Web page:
How wet is the crust?

Three years ago, Craig Manning’s review in Geotimes contrasted the existence of aqueous brines in deep drill holes in continental crust with petrologic evidence for dry lower crust. The role of fluids in lower-crustal processes remains controversial, and Wannamaker, Yardley and Valley (Journal of Geophysical Research, v. 105, p. 6057-6068) debated the issue following the 1997 paper by Yardley and Valley (Journal of Geophysical Research, v. 102, p. 12,173-12,185). This issue is important to the melt vs. brine argument, competing explanations for high conductivity measured in some sections of deep crust; and to the melt loss vs. carbon-dioxide-flushing models for the origin of granulites. The mechanism of metamorphic fluid flow continued to receive much attention throughout 2000, and I highlight here the papers by Skelton and co-authors (Contributions to Mineralogy and Petrology, v. 138, p. 364-375) and by Cartwright and Buick (Contribution to Mineralogy and Petrology, v. 140, p. 163-179 and Journal of Metamorphic Geology, v. 18, p. 607-624).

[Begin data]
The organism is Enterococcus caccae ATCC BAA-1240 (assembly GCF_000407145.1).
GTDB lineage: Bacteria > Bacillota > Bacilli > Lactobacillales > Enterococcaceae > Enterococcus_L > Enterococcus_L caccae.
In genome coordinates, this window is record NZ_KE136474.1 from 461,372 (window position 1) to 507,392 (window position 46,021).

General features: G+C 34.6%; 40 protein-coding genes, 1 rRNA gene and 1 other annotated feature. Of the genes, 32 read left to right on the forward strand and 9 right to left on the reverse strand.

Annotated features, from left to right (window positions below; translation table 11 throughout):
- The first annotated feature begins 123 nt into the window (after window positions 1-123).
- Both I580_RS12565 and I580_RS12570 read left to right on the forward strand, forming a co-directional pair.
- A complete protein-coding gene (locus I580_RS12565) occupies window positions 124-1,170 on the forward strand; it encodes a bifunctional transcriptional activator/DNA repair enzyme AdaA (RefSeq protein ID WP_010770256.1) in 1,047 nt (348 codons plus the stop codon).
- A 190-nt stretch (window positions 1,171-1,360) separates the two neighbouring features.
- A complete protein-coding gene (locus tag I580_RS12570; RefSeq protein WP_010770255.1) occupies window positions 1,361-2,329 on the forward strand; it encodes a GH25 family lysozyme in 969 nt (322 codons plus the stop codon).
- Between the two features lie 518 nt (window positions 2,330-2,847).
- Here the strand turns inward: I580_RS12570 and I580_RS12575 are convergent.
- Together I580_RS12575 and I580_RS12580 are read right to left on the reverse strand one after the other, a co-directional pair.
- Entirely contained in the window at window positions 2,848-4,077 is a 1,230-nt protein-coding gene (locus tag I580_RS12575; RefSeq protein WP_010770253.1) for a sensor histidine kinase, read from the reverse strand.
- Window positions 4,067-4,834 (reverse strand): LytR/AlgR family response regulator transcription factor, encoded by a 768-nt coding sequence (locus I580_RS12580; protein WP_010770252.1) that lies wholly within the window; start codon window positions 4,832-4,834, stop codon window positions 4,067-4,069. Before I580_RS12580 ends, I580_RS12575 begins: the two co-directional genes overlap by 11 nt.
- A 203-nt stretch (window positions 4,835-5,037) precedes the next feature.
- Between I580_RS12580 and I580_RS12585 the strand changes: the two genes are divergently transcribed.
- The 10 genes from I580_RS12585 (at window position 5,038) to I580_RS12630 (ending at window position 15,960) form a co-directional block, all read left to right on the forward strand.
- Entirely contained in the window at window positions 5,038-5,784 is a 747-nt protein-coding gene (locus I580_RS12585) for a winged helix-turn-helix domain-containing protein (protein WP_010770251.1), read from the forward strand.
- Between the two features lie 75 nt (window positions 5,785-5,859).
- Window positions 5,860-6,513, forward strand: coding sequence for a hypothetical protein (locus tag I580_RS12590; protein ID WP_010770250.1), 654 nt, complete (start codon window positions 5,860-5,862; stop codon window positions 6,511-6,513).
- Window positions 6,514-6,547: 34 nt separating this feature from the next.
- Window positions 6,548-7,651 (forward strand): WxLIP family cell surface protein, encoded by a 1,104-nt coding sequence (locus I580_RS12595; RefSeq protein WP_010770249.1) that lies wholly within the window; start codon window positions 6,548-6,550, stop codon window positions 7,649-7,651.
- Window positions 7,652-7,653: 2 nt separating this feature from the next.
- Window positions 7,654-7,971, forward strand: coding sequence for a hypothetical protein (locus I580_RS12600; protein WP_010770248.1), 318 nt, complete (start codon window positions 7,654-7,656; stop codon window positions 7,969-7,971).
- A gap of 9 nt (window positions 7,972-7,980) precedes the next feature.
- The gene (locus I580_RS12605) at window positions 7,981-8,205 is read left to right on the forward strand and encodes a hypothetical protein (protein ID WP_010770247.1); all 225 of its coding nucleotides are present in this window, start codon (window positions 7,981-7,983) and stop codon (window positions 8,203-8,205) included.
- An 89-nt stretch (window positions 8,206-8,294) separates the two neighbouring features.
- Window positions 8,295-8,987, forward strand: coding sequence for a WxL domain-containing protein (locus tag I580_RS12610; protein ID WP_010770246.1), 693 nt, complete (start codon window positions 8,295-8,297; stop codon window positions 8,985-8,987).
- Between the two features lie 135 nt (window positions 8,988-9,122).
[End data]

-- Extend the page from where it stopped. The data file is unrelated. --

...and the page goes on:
Such was the year in metamorphism. Half a century ago we were concerned with equilibrium thermodynamics and how to pinpoint a P-T datum. Today metamorphism is providing the key data to understanding the geodynamic evolution of Earth’s lithosphere.

Brown is Director of the Laboratory for Crustal Petrology and Professor in the Department of Geology at the University of Maryland, College Park.
E-mail: mbrown@geol.umd.edu

For a longer version of this story that includes a review of metamorphic research in the Himalaya, visit www.geotimes.org